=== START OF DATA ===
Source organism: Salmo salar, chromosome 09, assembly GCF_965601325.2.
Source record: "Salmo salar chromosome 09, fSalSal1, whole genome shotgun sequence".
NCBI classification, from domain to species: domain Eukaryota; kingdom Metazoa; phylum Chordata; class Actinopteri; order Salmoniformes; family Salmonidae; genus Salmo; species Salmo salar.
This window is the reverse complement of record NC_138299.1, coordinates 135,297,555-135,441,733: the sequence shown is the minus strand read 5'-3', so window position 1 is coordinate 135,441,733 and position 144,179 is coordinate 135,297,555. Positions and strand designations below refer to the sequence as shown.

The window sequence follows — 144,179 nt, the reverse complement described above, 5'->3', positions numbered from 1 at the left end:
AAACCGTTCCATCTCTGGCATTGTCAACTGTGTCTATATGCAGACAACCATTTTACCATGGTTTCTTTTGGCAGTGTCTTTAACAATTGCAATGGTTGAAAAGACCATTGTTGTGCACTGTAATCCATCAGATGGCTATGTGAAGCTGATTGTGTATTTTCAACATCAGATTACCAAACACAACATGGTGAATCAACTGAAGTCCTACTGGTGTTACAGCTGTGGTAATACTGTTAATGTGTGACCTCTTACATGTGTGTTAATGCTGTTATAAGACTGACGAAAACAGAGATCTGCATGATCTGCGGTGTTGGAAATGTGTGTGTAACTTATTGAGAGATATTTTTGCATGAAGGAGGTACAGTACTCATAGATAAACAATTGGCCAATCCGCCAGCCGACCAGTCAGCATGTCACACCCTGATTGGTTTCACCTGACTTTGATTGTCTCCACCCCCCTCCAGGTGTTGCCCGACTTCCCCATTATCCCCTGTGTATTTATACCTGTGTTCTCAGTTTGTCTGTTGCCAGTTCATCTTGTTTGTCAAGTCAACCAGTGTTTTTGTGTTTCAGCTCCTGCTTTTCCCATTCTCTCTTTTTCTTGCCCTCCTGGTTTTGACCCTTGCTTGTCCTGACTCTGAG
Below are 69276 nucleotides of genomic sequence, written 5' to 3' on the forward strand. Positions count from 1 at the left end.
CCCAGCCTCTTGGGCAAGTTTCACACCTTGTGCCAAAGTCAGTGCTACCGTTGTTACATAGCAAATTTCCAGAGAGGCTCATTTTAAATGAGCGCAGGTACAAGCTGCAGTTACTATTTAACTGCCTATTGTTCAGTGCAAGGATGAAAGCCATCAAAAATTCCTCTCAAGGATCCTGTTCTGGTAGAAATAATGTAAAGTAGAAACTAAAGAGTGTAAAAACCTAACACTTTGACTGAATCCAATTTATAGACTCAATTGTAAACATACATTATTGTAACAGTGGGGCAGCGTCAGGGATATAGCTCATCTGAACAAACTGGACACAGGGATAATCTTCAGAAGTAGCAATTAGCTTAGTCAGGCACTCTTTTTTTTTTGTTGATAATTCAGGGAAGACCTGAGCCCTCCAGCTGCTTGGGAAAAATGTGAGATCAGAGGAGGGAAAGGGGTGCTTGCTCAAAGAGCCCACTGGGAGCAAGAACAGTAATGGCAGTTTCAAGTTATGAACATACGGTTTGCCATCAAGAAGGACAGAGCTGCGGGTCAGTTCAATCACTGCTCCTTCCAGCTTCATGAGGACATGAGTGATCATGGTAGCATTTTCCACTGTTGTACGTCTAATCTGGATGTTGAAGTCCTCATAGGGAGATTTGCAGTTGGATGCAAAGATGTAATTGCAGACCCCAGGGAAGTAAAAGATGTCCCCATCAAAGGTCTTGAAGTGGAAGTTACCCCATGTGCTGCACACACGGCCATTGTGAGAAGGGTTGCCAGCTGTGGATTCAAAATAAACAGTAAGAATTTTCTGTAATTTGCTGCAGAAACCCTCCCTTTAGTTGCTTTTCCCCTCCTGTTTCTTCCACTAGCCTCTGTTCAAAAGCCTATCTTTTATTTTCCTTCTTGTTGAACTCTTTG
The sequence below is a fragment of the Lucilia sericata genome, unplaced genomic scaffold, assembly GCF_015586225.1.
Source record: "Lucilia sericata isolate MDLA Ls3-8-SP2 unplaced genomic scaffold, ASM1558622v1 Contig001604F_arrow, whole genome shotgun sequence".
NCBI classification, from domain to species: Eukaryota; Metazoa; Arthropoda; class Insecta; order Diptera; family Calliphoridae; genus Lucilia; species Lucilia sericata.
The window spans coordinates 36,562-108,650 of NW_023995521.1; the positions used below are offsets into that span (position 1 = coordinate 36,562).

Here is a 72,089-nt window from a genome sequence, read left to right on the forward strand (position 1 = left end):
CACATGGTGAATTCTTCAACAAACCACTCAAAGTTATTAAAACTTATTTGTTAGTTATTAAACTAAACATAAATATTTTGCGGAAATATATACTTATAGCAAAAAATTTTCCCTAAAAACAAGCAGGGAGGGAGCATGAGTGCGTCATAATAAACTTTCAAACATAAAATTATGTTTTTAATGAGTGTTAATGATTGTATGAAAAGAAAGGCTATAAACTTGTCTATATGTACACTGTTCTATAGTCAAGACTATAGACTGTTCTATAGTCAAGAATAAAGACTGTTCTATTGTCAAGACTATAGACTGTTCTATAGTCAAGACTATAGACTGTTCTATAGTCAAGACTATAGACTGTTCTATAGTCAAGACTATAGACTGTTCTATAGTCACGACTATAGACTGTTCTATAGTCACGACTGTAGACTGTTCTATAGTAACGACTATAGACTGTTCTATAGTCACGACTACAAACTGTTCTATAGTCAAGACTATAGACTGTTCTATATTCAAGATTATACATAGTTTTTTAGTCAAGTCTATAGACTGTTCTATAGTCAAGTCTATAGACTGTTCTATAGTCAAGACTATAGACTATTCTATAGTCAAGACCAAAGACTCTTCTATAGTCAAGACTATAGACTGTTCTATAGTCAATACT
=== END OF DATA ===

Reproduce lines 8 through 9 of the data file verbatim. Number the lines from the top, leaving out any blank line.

CCCAGCCTCTTGGGCAAGTTTCACACCTTGTGCCAAAGTCAGTGCTACCGTTGTTACATAGCAAATTTCCAGAGAGGCTCATTTTAAATGAGCGCAGGTACAAGCTGCAGTTACTATTTAACTGCCTATTGTTCAGTGCAAGGATGAAAGCCATCAAAAATTCCTCTCAAGGATCCTGTTCTGGTAGAAATAATGTAAAGTAGAAACTAAAGAGTGTAAAAACCTAACACTTTGACTGAATCCAATTTATAGACTCAATTGTAAACATACATTATTGTAACAGTGGGGCAGCGTCAGGGATATAGCTCATCTGAACAAACTGGACACAGGGATAATCTTCAGAAGTAGCAATTAGCTTAGTCAGGCACTCTTTTTTTTTTGTTGATAATTCAGGGAAGACCTGAGCCCTCCAGCTGCTTGGGAAAAATGTGAGATCAGAGGAGGGAAAGGGGTGCTTGCTCAAAGAGCCCACTGGGAGCAAGAACAGTAATGGCAGTTTCAAGTTATGAACATACGGTTTGCCATCAAGAAGGACAGAGCTGCGGGTCAGTTCAATCACTGCTCCTTCCAGCTTCATGAGGACATGAGTGATCATGGTAGCATTTTCCACTGTTGTACGTCTAATCTGGATGTTGAAGTCCTCATAGGGAGATTTGCAGTTGGATGCAAAGATGTAATTGCAGACCCCAGGGAAGTAAAAGATGTCCCCATCAAAGGTCTTGAAGTGGAAGTTACCCCATGTGCTGCACACACGGCCATTGTGAGAAGGGTTGCCAGCTGTGGATTCAAAATAAACAGTAAGAATTTTCTGTAATTTGCTGCAGAAACCCTCCCTTTAGTTGCTTTTCCCCTCCTGTTTCTTCCACTAGCCTCTGTTCAAAAGCCTATCTTTTATTTTCCTTCTTGTTGAACTCTTTG
The sequence below is a fragment of the Lucilia sericata genome, unplaced genomic scaffold, assembly GCF_015586225.1.